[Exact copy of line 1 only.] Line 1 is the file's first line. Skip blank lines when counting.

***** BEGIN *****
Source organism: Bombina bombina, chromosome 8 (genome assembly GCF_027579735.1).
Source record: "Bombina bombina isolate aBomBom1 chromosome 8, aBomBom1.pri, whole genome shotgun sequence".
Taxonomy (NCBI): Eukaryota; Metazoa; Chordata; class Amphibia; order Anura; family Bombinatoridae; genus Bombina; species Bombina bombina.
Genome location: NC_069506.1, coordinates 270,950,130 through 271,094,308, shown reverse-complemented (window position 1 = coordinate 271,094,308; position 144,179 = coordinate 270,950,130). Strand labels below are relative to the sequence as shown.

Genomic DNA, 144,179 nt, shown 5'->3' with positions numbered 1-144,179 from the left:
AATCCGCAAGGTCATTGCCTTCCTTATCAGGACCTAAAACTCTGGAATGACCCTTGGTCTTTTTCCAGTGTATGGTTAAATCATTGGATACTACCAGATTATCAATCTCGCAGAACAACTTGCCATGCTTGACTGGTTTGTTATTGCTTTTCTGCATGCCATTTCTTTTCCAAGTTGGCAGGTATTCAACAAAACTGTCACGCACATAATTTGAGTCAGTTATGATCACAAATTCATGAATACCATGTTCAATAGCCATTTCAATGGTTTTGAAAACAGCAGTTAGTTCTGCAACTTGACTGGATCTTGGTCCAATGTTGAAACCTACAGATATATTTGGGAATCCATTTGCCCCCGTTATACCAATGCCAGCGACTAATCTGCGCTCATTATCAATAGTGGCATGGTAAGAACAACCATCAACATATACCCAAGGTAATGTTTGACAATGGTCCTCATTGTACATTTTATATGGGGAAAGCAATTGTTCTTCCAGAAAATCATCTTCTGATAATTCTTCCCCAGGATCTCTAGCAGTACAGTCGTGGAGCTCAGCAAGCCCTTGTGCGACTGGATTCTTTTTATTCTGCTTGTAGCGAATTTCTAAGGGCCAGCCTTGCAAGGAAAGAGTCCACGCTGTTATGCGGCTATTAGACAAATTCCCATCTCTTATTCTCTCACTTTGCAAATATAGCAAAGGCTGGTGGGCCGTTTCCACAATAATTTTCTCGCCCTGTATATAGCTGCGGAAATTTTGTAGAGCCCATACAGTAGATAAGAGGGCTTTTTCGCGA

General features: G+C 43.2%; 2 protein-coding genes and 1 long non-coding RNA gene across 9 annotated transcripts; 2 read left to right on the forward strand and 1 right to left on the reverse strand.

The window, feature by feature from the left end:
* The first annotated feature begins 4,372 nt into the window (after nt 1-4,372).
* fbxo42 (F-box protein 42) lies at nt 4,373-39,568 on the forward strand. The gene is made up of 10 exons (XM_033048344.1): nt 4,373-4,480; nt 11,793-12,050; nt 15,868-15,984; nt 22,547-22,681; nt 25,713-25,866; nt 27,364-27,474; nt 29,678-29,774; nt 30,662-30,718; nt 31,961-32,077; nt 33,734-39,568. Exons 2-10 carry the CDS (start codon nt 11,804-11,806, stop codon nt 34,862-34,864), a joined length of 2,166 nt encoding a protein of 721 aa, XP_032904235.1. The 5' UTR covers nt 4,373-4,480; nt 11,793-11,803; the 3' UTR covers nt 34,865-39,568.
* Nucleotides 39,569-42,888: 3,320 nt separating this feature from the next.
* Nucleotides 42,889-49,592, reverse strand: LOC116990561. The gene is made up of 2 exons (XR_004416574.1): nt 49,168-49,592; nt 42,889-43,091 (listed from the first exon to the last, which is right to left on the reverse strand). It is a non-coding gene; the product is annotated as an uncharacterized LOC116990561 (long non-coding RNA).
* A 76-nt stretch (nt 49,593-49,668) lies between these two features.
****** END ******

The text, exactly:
Source organism: Bombina bombina, chromosome 8 (genome assembly GCF_027579735.1).